Superstruct, the world’s first massively multiplayer forecasting game

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Developed by the Institute for the Future, Superstruct, the world’s first massively multiplayer forecasting game, goes live today and will last for six weeks, played on forums, blogs, videos, wikis, and other online spaces.

“By playing the game, you’ll help us chronicle the world of 2019–and imagine how we might solve the problems we’ll face,” the Web site says. “Because this is about more than just envisioning the future. It’s about making the future, inventing new ways to organize the human race and augment our collective human potential.”

The Ten Year Forecast team at the Institute for the Future will analyze the player-created game content and prepare an official Superstruct Report featuring the top collective insights about the year 2019, and the best tactics for “superstructing” society.

Gas Zappers- solo show at Berkeley Art Museum and Pacific Film Archive

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Please come to Gas Zappers solo show at BAM/PFA! We are gonna debut the long anticipating Gas Zappers’s online game. I will be there on Oct 30 giving talk to Prof. Richard Rinehart‘s class.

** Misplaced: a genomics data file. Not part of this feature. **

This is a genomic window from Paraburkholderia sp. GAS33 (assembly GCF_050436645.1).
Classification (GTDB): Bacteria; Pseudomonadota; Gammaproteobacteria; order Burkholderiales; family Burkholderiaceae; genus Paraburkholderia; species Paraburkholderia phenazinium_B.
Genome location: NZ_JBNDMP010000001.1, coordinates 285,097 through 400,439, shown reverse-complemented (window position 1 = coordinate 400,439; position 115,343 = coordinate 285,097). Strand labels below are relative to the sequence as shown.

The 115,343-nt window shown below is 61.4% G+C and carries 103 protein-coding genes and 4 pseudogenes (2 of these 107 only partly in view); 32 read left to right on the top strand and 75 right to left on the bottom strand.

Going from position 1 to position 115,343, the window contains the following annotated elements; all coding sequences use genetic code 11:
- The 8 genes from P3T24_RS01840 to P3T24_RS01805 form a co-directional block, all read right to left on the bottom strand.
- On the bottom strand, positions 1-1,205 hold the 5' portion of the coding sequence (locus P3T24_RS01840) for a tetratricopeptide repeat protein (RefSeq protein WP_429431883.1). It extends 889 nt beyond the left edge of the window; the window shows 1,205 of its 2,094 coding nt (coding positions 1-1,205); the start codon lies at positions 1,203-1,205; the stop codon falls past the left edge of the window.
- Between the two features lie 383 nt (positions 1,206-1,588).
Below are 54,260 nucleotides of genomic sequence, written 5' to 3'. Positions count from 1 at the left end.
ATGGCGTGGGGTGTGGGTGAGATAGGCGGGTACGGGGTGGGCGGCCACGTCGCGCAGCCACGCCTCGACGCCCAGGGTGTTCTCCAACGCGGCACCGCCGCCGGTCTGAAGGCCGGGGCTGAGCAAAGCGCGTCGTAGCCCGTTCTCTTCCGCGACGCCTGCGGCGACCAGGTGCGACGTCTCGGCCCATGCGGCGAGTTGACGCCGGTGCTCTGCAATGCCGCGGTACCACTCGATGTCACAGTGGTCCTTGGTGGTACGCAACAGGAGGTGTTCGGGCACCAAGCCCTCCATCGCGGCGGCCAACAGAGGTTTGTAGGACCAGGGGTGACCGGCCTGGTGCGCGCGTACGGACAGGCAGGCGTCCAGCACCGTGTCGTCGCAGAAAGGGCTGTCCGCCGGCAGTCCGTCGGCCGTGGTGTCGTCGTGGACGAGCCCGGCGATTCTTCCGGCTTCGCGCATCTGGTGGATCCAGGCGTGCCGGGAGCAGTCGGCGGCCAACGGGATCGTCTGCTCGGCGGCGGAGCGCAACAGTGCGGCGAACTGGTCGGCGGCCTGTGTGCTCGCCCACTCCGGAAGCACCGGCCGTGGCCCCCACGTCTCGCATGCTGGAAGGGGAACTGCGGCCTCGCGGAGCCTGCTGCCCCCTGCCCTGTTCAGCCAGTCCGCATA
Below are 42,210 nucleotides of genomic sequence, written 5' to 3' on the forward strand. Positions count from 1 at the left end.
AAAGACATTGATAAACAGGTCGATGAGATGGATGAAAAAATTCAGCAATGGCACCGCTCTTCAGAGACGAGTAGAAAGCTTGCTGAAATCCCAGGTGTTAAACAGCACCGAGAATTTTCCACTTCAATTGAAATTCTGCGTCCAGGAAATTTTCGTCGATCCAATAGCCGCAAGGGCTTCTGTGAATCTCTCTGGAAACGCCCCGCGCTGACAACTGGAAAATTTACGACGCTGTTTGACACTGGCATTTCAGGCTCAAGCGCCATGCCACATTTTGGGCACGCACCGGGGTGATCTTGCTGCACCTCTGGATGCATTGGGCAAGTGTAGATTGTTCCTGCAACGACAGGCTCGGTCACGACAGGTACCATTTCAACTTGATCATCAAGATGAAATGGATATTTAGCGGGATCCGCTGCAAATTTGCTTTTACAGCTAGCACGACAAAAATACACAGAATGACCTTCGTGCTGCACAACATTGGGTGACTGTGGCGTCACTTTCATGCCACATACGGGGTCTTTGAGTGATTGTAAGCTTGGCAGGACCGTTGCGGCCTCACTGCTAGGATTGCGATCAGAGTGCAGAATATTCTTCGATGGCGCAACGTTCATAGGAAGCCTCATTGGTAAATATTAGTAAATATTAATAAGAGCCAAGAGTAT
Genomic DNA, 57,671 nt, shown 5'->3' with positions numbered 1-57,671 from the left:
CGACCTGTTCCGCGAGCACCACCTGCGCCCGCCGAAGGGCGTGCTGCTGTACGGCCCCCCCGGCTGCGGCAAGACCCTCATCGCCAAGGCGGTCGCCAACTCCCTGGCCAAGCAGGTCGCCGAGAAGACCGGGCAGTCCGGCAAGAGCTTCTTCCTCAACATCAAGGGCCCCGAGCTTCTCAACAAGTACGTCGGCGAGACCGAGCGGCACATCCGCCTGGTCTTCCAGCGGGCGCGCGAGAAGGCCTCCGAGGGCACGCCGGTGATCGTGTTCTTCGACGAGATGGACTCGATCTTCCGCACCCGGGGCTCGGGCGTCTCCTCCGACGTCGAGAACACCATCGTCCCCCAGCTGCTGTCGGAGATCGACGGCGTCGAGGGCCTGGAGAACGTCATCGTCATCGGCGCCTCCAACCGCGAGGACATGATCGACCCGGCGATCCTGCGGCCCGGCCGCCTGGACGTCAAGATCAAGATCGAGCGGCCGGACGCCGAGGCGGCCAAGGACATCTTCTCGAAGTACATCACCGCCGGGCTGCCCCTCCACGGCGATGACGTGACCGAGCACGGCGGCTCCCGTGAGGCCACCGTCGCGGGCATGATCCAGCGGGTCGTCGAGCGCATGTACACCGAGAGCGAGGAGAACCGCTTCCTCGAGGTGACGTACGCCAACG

October 22, 2008 – February 8, 2009

Gas Zappers, by artist Kenneth Tin-Kin Hung, is an interactive online art game that tackles global warming. Hung is among the contemporary artists and educators who have adopted video games as a new platform for social debate and aesthetic experience by developing “serious games.” In Gas Zappers, the idiom of the video game is exploited to challenge and illuminate the simplistic notion of quick fixes to environmental issues.

Berkeley and the Bay Area have been at the center of the cultural debate around alternative energy sources and global warming, due in no small part to developments like the $500 million joint project between UC Berkeley and British Petroleum to develop alternative biofuels. Gas Zappers furthers this discourse in a serious game that is also at times fantastical and wry.

Like much of the artist’s work, Gas Zappers is visually frenetic and colorful, referencing numerous popular and political sources. The animation style of Gas Zappers reinforces and goes beyond the game’s subject of global warming, caricaturing the exasperating and vulgar noise of the political media engine itself. In adopting the artistic strategies of photomontage, political satire, humor, and surrealism, Hung is an artistic descendent of Dadaist John Heartfield, whose photomontages lampooned Hitler and Mussolini. Ken Johnson wrote for the New York Times, “Looking at Kenneth Tin-Kin Hung’s art is like peeking into the fever dream of an overworked political blogger. Mr. Hung, 31, is a fierce, funny and inventive political satirist.”

Kenneth Tin-Kin Hung received a New Media Fellowship, funded by the Rockefeller Foundation, to develop Gas Zappers. A video version of the work was shown in the 2008 Sundance Film Festival. BAM/PFA’s exhibition, on view starting October 22 at bampfa.berkeley.edu/exhibition/gaszappers and in the museum’s Bancroft Lobby, is the world premiere of the fully realized work, including the interactive game.